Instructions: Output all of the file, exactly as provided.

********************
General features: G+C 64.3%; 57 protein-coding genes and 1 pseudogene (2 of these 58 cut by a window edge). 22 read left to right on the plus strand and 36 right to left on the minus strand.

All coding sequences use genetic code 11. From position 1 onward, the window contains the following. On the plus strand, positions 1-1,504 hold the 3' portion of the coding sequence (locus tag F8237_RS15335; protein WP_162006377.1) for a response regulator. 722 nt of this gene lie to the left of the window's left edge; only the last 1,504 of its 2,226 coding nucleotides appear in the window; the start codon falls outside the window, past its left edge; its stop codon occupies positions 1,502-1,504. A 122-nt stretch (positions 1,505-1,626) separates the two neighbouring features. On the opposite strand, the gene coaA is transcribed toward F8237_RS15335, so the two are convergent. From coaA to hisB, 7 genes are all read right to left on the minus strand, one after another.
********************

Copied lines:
General features: G+C 64.3%; 57 protein-coding genes and 1 pseudogene (2 of these 58 cut by a window edge). 22 read left to right on the plus strand and 36 right to left on the minus strand.

All coding sequences use genetic code 11. From position 1 onward, the window contains the following. On the plus strand, positions 1-1,504 hold the 3' portion of the coding sequence (locus tag F8237_RS15335; protein WP_162006377.1) for a response regulator. 722 nt of this gene lie to the left of the window's left edge; only the last 1,504 of its 2,226 coding nucleotides appear in the window; the start codon falls outside the window, past its left edge; its stop codon occupies positions 1,502-1,504. A 122-nt stretch (positions 1,505-1,626) separates the two neighbouring features. On the opposite strand, the gene coaA is transcribed toward F8237_RS15335, so the two are convergent. From coaA to hisB, 7 genes are all read right to left on the minus strand, one after another.